Understanding Personality Through Projective Testing provides a concise, nuanced depiction of six core aspects of personality within a psychodynamic/developmental framework. It then portrays how each of these domains can be assessed with four projective methods: the Rorschach, TAT, Sentence Completion and Animal Preference Tests. The strengths and heuristic value of each of the four methods are described individually and then integrated via case examples to provide a rich, comprehensive methodology for understanding personality functioning.
In the current climate of clinical psychology training in which depth approaches to assessment and treatment are being deemphasized or eliminated (e.g., American Psychological Association Division 12 Presidential Task Force, 1999) in favor of symptom-focused methods, Tuber’s Understanding Personality Through Projective Testing is a welcome and refreshing antidote. Tuber’s volume follows in the tradition of classics on psychoanalytic psychological assessment such as Rapaport, Gill, and Schafer (1968); Schafer (1954); Allison, Blatt, and Zimet (1968); and Lerner (1998). As important and relevant as those texts continue to be, Tuber communicates his ideas and methods in a manner that is more accessible to contemporary graduate students, pre- and postdoctoral trainees, and early career psychologists who may have had less immersion in psychoanalytic theory than their predecessors in past decades. An experienced clinician, teacher, and supervisor, Tuber strives to write as if the reader is 'sitting in my classroom, sharing the dialogue with me' (p. ix), and he is largely successful. ... Tuber has made a meaningful and accessible contribution to the psychological testing literature at a point in time when useful and sophisticated psychoanalytic theory-driven approaches are at risk of being lost (Lerner, 2007). Tuber’s conversational style in communicating complex theoretical and technical ideas exudes passion for psychoanalytic theory and assessment, a generative spirit, and empathy for his patients, students, and readers. Tuber’s book offers hope that future generations of psychologists will appreciate the immense value in this way of thinking and working. Understanding Personality Through Projective Testing would be a highly worthwhile addition to reading lists in assessment seminars for advanced graduate students, interns, and postdoctoral fellows. The value of this book will be further enhanced by classroom time devoted to the thinking along with Tuber in his process of drawing inferences from the data in his detailed case illustrations.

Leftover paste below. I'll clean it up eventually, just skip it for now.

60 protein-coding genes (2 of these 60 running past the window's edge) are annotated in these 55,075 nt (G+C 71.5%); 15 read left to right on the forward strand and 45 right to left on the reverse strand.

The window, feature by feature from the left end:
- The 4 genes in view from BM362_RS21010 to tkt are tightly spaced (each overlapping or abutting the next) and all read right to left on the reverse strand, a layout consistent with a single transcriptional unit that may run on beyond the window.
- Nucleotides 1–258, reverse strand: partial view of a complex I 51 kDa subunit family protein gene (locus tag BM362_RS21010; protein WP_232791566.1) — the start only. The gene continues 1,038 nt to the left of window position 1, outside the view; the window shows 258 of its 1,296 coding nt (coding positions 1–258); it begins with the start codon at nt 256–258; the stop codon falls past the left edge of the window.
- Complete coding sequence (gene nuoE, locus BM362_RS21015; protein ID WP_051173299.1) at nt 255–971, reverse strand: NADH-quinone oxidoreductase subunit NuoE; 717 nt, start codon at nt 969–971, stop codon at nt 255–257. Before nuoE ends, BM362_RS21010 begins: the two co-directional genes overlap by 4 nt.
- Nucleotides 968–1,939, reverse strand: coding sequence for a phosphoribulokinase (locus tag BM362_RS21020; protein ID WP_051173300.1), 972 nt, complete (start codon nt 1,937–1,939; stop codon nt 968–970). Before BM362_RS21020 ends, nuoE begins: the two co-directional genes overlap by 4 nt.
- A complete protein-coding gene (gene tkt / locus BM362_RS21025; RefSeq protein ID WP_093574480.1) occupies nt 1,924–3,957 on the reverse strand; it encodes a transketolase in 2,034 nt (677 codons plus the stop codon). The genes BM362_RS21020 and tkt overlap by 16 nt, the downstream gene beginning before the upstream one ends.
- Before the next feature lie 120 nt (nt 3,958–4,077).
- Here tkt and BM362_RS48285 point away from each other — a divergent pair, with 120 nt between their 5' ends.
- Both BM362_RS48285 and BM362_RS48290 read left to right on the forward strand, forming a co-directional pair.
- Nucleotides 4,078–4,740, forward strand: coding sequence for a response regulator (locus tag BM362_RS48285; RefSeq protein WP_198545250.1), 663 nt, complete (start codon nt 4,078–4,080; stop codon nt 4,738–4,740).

Steven Tuber, PhD, ABPP, is professor of psychology and director of clinical training in the doctoral program in clinical psychology of the City University of New York at City College. He is the author of the critically acclaimed books Attachment, Play & Authenticity: A Winnicott Primer, and Starting Treatment with Children and Adolescents: A Process-Oriented Guide for Therapists (with Jane Caflisch) as well as over one hundred papers on the interplay between assessment and treatment in children, adolescents, and adults.